Founders Club, MC Hammer take over SNL studios

Nicholas Carlson · 11/07/07 01:00PM

Digital media types here in New York are always looking for a reason to celebrate their own achievements. A couple of months ago, a few of them began calling themselves the Founders Club and decided to start holding mixers around town. Last night, NBC hosted the latest in the series on the set of Saturday Night Live. Who showed? Mostly wantrepreneurs looking for a VC teat to suckle, of course. But I also ran into Digg CEO Jay Adelson, pictured above; a definitely not-pictured angel Ron Conway, who dodged my camera; a Facebook "founder"; and MC Hammer.

Auren Hoffman's fine whine

Megan McCarthy · 09/28/07 03:35PM

In vino veritas, the college kids say. But Auren Hoffman doesn't think there's much truth in wine. The entrepreneur rails against the practice of collecting and drinking wine in a recent blog post, going so far to call it — well, we'll just let him speak for himself:

Can Auren Hoffman's reputation get any worse?

Tim Faulkner · 09/18/07 03:28PM

Silver-tongued entrepreneur Auren Hoffman was able to extinguish a growing wave of criticism directed at his people-search company Rapleaf with a single blog post. He promised to mend his ways and bring fixes to Rapleaf's privacy practices. We didn't have much faith in Rapleaf's reform — Hoffman's post was mostly rhetoric, little change. A week later, Hoffman has gone out of his way to prove our doubts by partnering with MerchantCircle. MerchantCircle, of course, is the local merchant directory we've criticized before. Of course, Rapleaf and MerchantCircle are in some ways a perfect match.

Auren Hoffman's cynical ploy to set your profile "free"

Tim Faulkner · 09/06/07 04:11PM

Rapleaf is bragging that founder Auren Hoffman is an early signer of the Bill of Rights for Users of the Social Web. That blustering broadside, authored by Plaxo's Joseph Smarr, Macromedia founder Marc Canter, videoblogger Robert Scoble, and TechCrunch editor Michael Arrington, wants to set your online profiles and friends lists, trapped on sites like Facebook, free. The central tenet of the Bill? That individual users retain "ownership of their own personal information" and that users have the "freedom to grant persistent access to their personal information to trusted external sites." Which could come in handy as people begin to question Rapleaf's scraping of profile data from social networks — data these networks claim to own and have exclusive rights to.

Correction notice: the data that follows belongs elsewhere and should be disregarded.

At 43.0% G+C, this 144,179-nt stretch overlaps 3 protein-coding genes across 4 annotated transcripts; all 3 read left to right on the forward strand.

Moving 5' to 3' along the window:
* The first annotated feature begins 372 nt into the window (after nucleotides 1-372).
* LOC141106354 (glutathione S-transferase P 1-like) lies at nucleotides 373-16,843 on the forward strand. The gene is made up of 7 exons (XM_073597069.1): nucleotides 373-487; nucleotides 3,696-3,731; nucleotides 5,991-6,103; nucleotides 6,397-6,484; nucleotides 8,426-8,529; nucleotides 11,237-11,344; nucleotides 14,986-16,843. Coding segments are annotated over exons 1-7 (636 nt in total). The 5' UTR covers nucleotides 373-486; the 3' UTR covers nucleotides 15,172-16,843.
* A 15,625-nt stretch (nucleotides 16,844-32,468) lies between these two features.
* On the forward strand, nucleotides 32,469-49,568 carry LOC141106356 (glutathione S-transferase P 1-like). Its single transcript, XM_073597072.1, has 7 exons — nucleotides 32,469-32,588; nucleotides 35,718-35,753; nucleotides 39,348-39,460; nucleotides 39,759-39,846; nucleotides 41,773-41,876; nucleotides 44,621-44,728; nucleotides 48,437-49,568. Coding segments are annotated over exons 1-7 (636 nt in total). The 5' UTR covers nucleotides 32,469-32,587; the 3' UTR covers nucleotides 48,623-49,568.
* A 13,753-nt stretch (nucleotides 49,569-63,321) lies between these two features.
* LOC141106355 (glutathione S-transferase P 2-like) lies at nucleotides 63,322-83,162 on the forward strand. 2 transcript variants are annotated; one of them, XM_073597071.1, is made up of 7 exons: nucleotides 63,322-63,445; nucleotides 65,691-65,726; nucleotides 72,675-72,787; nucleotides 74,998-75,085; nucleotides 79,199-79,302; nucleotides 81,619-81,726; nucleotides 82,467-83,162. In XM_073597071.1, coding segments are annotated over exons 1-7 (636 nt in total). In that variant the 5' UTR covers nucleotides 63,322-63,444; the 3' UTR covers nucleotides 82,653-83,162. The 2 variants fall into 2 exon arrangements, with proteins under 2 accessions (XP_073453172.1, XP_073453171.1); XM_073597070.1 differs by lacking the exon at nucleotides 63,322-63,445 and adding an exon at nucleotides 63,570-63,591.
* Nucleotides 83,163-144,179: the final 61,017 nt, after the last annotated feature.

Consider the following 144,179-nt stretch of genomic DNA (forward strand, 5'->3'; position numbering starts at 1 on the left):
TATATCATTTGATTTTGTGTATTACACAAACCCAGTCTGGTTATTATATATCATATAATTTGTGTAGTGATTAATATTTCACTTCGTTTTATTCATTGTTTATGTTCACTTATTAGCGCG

The rap on Rapleaf, the "trust meter" you can't trust

Tim Faulkner · 09/06/07 02:42PM

Auren Hoffman, networker extraordinaire, hardly flies under the Silicon Valley radar. But his latest venture, Rapleaf, backed by Facebook investor Peter Thiel and launched more than a year ago, has managed to do so. Until recently. So what is Rapleaf, exactly, and why are people buzzing about it now? Hard to say — no, really. Launched as a "trust meter," a way to quantify people's business ethics — like eBay's buyer and seller ratings, but independent of any one site — Rapleaf's value proposition and stated goals have taken several perplexing twists and turns. And as with Hoffman's party patter, Rapleaf's premise is initially alluring, but leaves you feeling slightly nauseated.

MerchantCircle provides a circle jerk for local businesses

Tim Faulkner · 08/20/07 12:17PM

The first rule of Valleywag: Never pitch Valleywag. But sometimes the temptation just proves too great. In response to a post about Google and Yelp's rivalry in local search, a MerchantCircle employee contacted us to tout the company's supposed leadership in the market, pitching the site for some Valleywag love. Well, here's some tough love. We've looked into MerchantCircle's business model .. and found nothing but self-love.